Enter The Void by Gaspar Noé
It all starts behind a throbbing sound environment, with a dark design of bursting lighting’s going into dazzling vortices, plus many flashing lights, following the frantic and schizophrenic rhythm of the song “Freak” by LFO, each of the credits show up combining different fonts and including Western and Japanese kanji characters.
Enter the Void is a psychedelic thriller that features Oscar (Nathaniel Brown), who lives in Tokyo, Japan.
Oscar was looking for a way to bring his sister from America to Japan, so he started selling (and consuming) different drugs to get the money needed, until one day he stumbled upon DMT (Dimetiltriptamina), which is a substance produced by the human body naturally when we are born, when we dream and when we die.
The interesting thing about the film is the view that is featured by its main figure, as we see everything through his eyes. There is a bar called The Void, where Oscar was going to make a deal, but the buyer had set him up, denouncing him to the police.
After moments of tension and being trapped in a bathroom, Oscar starts screaming that he has a gun and then he’s shot by the police. He’s spirit fleets of the city, a restless ghost who cannot or doesn’t want to leave, looking at his sister Linda (Paz de la Huerta) an erotic dancer who is now completely and utterly alone in the world.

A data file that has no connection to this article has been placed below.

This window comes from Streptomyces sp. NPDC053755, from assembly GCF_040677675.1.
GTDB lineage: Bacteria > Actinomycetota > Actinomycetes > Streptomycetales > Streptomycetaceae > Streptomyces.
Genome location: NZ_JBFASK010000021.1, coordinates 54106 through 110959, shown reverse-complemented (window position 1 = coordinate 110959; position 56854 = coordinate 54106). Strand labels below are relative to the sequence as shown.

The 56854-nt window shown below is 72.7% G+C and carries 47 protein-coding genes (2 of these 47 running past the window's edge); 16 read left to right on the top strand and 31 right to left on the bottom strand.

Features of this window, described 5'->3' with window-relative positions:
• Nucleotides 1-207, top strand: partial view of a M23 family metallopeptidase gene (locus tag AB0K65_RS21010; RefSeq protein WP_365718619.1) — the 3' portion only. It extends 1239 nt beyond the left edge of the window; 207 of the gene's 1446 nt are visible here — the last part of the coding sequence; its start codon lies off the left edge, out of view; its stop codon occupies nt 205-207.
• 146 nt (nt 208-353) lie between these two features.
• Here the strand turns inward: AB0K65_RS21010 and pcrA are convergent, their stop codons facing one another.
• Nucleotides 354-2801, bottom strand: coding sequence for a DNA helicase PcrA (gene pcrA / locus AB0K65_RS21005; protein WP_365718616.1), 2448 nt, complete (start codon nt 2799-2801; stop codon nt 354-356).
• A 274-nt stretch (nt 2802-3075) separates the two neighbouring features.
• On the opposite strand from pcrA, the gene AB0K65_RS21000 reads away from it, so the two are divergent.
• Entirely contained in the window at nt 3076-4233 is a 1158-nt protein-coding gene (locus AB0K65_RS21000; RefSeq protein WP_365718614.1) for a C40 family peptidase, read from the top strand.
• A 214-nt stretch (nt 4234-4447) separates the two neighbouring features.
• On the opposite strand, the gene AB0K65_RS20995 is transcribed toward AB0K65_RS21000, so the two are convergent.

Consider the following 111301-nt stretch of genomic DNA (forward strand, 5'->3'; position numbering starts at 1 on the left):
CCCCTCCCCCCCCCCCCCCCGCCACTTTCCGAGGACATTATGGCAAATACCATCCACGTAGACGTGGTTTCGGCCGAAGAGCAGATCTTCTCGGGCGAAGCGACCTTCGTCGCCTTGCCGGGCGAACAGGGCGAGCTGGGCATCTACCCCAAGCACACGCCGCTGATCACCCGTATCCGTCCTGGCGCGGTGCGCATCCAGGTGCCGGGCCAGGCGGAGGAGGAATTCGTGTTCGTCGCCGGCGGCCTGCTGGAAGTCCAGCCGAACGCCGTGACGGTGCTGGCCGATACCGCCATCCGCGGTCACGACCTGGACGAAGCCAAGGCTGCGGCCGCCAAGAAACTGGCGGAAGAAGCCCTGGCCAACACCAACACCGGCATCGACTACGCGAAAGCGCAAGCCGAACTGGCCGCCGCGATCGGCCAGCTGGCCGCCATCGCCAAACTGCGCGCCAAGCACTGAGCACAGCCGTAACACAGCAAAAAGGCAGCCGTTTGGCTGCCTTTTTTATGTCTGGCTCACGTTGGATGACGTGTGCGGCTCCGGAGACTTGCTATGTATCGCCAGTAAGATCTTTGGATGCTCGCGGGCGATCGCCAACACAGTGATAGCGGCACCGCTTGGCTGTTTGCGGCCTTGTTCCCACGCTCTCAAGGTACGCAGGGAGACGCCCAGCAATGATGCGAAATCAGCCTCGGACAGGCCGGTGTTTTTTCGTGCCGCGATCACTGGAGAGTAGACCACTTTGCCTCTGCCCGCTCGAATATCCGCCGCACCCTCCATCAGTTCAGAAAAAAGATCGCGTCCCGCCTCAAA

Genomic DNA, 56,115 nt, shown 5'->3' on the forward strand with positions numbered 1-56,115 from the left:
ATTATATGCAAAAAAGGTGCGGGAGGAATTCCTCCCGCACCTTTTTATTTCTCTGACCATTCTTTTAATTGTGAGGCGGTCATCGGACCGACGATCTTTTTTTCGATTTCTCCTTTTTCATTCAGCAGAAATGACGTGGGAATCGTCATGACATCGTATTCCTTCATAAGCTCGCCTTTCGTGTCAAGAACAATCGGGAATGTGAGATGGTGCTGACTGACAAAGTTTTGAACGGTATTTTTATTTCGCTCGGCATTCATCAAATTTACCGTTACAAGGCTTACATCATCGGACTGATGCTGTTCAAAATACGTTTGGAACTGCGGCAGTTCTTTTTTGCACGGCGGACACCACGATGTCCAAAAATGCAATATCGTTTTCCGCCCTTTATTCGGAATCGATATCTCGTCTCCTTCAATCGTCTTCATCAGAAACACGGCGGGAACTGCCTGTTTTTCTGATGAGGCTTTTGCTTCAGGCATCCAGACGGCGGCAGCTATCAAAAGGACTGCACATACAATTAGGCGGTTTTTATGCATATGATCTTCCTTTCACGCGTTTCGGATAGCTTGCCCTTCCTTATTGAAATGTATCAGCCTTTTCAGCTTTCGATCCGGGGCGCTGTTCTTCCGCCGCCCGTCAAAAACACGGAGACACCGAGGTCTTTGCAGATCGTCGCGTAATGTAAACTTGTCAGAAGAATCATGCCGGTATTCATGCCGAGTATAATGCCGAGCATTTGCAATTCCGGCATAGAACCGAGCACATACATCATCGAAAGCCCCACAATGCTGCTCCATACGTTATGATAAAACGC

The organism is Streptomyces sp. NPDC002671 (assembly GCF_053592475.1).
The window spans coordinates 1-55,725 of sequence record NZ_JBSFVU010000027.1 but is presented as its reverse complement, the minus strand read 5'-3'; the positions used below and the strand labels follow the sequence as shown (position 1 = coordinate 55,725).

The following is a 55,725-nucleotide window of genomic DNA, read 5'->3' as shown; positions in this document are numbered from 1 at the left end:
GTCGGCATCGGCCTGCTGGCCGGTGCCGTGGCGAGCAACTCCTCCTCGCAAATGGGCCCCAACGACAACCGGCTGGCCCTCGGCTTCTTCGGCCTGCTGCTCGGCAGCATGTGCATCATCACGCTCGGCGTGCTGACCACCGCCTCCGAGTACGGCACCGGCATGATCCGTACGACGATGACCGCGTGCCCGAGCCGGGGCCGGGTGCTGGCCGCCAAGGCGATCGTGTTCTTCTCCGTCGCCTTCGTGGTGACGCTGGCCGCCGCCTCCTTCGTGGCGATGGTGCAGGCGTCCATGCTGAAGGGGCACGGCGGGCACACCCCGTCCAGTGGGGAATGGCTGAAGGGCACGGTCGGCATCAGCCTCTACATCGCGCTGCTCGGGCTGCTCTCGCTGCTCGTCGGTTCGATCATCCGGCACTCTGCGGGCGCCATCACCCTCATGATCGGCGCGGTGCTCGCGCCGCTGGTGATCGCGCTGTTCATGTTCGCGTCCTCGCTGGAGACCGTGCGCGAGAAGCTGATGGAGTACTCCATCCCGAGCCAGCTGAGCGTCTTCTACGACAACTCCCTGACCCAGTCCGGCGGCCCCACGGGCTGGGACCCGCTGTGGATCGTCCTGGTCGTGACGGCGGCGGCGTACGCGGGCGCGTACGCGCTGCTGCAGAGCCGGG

The film is directed by Gaspar Noé, one of the few directors who are really trying to do something new with the cinema, battling the limits of the possible; his unhinged brilliance is superb. This film is an amazing hallucinatory journey in and out of hell: a drugged trip, with lots of neon lights and with a persistent sexual note that’s aesthetically amazing, it has to be seen to be believed.
Enter the Void is about life after death. Specifically, it is about life after death that bothers us all, after leaving those loved ones in this busy and unhappy world, to continue on after our deaths.
This film production is not for any audience, some will find it detestable and questionable, although if they happen to find it “boring” I wouldn’t believe them. For its relentless pace, its psychedelic colors, its uniqueness in showing the raw life and still so how everything evolves after death; being a representation of our “soul” after disembodied, Enter the Void is a masterpiece that will captivate and open the horizons of many, especially those who fail to understand the depth of the work of Gaspar Noé.
March 1st, 2016